|Emanuel Ax and Anne Sofie von Otter onstage at Carnegie Hall|
Ms. Von Otter is on the contained side but during the first encore, "Sapphische Ode" her gestures grew in amplitude and somehow bridged the intimacy gap. In the second encore she enacted, yes ENACTED! the dialogue between a young woman who has trouble expressing what she wants to her mother who feigns ignorance. The girl gets increasingly exasperated until her mother realizes the girl wants a man. So far we are unable to locate the name of this charming song but will supply it in the future.
Brahms oeuvre of lieder is vast and he had an affection for setting folk songs, many of which were heard last night. We enjoyed "Sommerabend Op.85, No. 1" in which our two artists shared moments of exquisite control of dynamics. In "Juchhe! Op. 6, No. 4" we heard a joyful side of Brahms that was pure delight. The heartfelt "Von ewiger Liebe, Op. 43, No. 1" has won our admiration time and time again. In "Ständchen, Op. 106, No. 1", another favorite of ours, the two artists painted a charming picture of three serenaders and their effect on a sleeping maiden. We observed that when Ms. Von Otter uses her body her voice seems to open up and enfold the audience to a greater extent.
"Nachtwandler, Op. 86, No. 3" had a lovely delicacy; "Am Sonntag Morgen, Op. 49, No. 1" was marked by an impressive range of vocal color as the singer puts on a happy face for the world while suffering within. There was a lovely rocking feeling in the piano in "Ruhe, Süssliebchen, Op. 33, No. 9". We recently heard the entire cycle Magelone-Lieder performed by the Brooklyn Art Song Society and were pleased to hear the song again.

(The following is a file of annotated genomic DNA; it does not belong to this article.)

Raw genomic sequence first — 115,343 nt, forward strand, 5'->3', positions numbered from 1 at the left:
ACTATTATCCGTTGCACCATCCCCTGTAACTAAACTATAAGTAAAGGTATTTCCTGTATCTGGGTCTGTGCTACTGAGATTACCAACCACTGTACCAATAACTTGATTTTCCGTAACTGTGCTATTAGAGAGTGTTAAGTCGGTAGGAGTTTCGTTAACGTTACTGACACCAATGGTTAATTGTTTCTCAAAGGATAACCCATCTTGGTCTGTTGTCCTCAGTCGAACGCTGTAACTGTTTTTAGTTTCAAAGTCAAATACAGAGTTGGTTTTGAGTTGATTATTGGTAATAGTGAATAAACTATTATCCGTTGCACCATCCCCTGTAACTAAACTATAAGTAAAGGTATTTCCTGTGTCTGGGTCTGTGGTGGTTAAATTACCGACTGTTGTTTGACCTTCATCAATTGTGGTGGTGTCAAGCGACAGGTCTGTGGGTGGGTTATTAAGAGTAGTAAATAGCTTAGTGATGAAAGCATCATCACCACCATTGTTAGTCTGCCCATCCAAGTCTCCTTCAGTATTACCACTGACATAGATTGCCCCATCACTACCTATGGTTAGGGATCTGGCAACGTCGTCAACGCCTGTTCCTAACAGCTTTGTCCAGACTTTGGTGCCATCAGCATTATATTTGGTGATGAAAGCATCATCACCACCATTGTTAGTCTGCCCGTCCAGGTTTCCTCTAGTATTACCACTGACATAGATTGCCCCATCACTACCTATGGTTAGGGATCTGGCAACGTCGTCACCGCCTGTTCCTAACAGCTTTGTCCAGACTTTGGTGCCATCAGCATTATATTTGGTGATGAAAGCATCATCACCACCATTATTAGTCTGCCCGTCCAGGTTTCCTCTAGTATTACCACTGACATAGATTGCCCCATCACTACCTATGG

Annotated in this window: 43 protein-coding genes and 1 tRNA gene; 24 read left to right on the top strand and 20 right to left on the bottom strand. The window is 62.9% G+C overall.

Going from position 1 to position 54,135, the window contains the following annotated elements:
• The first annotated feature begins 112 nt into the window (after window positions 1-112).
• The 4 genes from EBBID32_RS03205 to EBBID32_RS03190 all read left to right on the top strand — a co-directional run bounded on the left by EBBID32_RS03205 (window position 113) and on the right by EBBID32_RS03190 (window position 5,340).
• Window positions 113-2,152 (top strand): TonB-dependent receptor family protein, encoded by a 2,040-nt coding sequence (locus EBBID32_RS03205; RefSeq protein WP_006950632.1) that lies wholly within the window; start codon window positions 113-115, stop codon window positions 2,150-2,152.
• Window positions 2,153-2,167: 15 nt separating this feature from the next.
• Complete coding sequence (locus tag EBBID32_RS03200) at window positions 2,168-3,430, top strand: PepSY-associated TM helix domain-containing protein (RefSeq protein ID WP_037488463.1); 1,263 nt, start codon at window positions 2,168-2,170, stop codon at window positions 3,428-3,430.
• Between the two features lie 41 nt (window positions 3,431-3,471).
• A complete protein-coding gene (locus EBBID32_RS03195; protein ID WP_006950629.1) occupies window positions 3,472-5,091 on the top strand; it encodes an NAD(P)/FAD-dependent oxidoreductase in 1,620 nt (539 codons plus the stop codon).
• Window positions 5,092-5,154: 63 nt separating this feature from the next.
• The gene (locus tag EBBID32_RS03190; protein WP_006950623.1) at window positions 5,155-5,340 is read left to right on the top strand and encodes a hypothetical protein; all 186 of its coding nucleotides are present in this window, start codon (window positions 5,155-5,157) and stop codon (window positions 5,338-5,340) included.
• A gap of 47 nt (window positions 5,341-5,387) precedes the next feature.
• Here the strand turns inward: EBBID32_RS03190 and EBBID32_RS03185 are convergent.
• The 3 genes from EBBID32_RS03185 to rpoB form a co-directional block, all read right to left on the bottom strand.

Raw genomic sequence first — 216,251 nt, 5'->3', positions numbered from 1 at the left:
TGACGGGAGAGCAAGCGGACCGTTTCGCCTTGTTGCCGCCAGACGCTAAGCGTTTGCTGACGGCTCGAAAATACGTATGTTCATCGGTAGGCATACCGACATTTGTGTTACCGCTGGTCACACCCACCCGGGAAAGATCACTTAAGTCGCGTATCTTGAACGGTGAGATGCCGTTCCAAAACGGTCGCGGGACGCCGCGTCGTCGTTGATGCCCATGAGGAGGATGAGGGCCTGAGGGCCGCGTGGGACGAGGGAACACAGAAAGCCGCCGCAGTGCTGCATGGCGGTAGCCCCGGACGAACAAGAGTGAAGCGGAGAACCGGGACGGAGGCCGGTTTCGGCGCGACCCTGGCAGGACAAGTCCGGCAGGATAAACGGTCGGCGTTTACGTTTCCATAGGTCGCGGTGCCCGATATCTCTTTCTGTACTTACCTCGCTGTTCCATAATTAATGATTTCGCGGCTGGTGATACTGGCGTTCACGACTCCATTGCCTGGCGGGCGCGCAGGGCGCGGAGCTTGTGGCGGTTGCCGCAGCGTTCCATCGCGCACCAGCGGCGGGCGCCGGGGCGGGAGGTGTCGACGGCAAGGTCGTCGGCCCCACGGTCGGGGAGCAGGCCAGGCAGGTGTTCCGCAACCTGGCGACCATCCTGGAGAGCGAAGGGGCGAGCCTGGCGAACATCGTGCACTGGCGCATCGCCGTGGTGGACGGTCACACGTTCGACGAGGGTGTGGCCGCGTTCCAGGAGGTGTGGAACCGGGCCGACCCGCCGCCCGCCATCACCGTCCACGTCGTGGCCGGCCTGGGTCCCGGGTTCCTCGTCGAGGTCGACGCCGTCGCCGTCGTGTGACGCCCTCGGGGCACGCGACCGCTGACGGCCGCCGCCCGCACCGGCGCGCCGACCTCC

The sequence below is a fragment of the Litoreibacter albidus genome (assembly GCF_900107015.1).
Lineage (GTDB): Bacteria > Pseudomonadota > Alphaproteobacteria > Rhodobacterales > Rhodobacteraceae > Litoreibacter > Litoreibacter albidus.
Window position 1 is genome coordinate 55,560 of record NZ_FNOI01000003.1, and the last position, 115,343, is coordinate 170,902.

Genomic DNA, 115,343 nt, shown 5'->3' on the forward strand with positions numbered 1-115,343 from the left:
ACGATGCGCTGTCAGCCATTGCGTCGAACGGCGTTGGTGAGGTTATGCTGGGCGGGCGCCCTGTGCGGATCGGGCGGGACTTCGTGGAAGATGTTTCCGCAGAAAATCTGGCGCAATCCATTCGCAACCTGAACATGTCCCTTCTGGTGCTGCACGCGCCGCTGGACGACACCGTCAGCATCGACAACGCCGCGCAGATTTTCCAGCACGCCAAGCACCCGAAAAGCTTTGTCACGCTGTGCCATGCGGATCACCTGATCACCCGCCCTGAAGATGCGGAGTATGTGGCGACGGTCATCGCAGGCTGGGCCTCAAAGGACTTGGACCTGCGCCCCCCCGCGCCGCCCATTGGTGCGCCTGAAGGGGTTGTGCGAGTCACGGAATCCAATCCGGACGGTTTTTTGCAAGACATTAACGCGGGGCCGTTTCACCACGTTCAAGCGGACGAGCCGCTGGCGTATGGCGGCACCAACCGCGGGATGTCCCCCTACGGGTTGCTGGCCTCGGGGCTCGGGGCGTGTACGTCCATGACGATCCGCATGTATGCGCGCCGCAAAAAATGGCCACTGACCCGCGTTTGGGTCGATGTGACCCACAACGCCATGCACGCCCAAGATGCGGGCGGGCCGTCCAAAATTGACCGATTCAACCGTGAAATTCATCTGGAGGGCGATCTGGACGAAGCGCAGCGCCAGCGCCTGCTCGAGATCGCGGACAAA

Also performed were the Zigeunerlieder, Op. 103 which have somewhat less of a gypsy flavor than those of Dvořak. We most enjoyed "Wisst ihr, wann mein Kindchen" and the rhythmic "Brauner Bursche führt zum Tanze" which was performed with lavish rubato.
Mr. Ax had the opportunity to perform four of Brahm's late-life short pieces, three Intermezzi and a Romanze. Our favorite was the "Intermezzo in A Major, Op. 118, No. 2" in which we are sure we heard echoes of Mendelssohn's "Ist es wahr".
About Mr. Muhly's "So Many Things", we have little to say. Our 19th c. ears could not wrap themselves around the 21st c. music and, although certain words could be heard, entire phrases could not be understood and the text was not in the program.
We felt privileged to be able to witness these artists onstage in spite of the drawback mentioned earlier. It is unlikely that we would ever have the opportunity to experience them in a more intimate venue.
ⓒ meche kroop